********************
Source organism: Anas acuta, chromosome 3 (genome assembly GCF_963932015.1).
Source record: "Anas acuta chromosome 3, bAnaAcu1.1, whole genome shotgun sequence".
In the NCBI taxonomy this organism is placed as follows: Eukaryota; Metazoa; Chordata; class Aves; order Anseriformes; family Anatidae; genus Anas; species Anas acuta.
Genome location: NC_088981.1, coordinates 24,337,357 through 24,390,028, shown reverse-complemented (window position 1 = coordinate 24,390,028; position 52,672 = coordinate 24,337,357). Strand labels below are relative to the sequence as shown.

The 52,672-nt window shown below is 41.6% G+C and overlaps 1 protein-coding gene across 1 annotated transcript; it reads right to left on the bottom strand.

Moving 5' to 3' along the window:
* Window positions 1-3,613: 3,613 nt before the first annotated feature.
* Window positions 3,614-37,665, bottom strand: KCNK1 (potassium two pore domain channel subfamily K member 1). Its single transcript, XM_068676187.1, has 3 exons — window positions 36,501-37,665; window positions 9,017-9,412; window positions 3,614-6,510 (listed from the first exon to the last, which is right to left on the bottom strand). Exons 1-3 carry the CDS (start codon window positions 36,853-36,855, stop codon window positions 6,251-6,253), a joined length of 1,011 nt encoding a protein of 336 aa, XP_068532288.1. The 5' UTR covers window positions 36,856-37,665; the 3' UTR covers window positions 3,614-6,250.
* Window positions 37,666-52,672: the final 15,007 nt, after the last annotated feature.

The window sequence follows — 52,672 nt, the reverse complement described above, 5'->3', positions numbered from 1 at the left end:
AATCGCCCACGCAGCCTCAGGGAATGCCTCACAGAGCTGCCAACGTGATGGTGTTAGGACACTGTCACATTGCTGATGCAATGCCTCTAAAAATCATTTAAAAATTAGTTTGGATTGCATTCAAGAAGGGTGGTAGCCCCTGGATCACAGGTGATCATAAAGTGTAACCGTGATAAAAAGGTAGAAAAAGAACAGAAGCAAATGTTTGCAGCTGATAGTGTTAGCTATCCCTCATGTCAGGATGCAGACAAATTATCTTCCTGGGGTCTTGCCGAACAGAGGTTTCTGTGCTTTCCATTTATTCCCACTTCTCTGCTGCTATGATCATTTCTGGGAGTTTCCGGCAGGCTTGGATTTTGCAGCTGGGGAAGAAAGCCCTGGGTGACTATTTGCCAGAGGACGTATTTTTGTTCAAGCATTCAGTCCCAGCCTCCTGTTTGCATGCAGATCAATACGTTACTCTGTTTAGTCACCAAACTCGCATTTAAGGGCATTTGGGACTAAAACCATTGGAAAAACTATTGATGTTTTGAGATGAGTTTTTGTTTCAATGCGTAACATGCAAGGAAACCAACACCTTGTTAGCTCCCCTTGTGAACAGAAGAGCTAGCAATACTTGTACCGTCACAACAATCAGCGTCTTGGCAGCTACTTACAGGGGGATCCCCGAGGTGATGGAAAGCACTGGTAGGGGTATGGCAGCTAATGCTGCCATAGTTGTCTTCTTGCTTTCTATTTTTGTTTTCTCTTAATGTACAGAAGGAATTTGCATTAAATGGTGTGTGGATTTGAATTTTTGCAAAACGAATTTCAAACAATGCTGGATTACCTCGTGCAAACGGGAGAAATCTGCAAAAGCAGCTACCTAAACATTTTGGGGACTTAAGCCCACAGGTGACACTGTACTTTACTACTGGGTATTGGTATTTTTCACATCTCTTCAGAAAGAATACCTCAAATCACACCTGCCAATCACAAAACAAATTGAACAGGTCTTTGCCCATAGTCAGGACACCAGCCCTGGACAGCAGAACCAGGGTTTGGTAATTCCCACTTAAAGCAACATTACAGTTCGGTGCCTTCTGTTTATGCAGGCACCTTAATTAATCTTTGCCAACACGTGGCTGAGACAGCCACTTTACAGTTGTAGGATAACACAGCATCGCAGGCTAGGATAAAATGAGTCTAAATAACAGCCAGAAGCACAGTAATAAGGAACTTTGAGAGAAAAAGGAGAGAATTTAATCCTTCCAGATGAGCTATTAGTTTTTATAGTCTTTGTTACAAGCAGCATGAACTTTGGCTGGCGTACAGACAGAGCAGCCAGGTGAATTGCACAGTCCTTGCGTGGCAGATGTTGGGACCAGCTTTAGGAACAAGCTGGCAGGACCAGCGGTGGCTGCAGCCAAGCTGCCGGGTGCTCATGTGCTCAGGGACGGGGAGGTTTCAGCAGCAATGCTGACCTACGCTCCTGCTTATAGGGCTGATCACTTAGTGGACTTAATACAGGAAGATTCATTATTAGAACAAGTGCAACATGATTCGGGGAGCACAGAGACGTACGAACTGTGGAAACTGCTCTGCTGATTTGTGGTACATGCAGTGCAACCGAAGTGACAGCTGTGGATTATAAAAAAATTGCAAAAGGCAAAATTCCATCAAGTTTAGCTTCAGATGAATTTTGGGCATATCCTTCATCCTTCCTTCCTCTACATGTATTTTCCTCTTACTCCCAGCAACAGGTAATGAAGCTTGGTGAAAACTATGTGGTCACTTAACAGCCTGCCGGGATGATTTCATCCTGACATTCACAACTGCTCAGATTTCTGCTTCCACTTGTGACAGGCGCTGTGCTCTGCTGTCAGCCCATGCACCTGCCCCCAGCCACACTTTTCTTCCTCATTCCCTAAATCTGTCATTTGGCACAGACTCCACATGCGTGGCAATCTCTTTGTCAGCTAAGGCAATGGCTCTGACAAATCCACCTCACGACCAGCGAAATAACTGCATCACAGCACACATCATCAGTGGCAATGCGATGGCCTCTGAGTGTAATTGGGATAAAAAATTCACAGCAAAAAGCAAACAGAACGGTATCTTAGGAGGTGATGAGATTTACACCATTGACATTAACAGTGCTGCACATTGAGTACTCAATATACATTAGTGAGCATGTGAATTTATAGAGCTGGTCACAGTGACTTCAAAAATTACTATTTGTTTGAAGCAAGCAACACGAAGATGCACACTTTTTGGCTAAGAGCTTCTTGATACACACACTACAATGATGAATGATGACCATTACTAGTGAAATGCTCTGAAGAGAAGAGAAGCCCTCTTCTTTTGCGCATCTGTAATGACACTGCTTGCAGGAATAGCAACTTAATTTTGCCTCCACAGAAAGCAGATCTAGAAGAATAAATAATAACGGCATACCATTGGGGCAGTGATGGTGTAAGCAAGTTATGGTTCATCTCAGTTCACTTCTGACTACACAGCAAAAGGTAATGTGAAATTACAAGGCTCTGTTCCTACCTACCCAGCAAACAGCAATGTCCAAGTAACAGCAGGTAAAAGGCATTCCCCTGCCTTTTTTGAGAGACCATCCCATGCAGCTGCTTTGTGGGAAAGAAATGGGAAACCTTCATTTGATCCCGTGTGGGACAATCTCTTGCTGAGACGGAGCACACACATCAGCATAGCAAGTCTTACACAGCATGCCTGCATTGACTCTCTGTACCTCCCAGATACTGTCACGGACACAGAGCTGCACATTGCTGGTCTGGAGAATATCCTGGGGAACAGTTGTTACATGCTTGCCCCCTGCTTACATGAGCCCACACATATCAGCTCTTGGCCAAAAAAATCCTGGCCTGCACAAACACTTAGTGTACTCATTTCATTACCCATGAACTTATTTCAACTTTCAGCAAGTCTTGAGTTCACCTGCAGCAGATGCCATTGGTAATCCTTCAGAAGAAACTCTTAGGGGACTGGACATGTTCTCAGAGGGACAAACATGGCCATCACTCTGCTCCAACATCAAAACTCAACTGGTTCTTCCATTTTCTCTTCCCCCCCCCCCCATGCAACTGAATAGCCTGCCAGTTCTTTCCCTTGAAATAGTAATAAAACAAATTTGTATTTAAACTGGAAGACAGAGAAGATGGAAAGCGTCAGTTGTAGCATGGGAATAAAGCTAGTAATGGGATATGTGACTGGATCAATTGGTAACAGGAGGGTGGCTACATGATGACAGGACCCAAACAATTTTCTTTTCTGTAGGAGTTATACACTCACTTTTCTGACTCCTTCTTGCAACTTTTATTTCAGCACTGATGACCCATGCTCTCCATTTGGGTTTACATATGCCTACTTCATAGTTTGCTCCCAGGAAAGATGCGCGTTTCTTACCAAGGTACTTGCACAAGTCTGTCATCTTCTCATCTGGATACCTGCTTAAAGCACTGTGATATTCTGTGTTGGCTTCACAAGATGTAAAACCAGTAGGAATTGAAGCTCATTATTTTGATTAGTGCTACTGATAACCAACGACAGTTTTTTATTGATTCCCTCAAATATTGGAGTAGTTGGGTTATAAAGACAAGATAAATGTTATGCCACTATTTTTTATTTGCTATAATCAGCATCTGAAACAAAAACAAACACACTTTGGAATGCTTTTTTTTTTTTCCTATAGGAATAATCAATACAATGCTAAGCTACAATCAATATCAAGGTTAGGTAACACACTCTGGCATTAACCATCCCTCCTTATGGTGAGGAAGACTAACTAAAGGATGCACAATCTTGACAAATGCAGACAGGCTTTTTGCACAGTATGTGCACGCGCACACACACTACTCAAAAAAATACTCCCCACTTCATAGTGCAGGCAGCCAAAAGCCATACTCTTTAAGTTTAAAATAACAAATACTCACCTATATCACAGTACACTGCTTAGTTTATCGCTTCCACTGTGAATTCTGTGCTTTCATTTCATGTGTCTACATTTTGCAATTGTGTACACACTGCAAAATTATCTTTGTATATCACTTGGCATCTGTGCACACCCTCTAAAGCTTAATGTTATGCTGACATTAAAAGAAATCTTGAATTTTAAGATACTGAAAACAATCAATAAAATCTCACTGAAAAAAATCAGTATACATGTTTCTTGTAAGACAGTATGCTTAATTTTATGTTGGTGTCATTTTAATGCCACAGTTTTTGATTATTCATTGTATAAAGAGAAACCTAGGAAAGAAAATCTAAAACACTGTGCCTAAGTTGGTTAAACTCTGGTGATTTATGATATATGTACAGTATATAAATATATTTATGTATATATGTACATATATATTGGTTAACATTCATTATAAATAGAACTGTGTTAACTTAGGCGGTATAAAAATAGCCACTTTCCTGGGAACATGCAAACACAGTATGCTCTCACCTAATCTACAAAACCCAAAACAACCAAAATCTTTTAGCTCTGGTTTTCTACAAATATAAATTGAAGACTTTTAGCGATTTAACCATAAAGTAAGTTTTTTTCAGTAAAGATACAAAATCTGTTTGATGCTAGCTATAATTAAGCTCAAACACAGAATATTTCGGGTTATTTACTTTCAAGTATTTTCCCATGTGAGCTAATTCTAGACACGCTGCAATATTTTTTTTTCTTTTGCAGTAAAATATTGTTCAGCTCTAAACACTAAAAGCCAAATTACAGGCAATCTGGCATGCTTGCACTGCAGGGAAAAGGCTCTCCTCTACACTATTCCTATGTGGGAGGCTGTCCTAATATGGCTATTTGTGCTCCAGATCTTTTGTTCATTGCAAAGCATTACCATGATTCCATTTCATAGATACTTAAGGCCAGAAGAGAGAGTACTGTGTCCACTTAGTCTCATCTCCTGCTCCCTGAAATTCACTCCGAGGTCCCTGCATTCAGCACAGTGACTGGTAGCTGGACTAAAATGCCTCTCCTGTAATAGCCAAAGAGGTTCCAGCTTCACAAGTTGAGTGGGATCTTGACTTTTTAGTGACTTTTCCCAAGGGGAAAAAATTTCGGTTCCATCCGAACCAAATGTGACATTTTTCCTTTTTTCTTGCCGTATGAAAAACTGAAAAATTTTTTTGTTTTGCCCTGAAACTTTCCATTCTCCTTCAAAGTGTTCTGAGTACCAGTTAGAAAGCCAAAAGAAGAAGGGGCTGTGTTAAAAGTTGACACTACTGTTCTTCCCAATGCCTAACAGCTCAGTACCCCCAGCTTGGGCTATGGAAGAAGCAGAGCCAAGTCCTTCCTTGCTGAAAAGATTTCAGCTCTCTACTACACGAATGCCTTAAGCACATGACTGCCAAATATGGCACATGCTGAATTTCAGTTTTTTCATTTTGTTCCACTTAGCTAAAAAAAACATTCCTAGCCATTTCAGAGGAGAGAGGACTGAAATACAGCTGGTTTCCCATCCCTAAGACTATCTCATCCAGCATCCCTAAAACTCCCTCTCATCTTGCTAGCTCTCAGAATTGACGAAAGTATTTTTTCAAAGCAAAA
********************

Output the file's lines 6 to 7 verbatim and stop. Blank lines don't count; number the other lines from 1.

Moving 5' to 3' along the window:
* Window positions 1-3,613: 3,613 nt before the first annotated feature.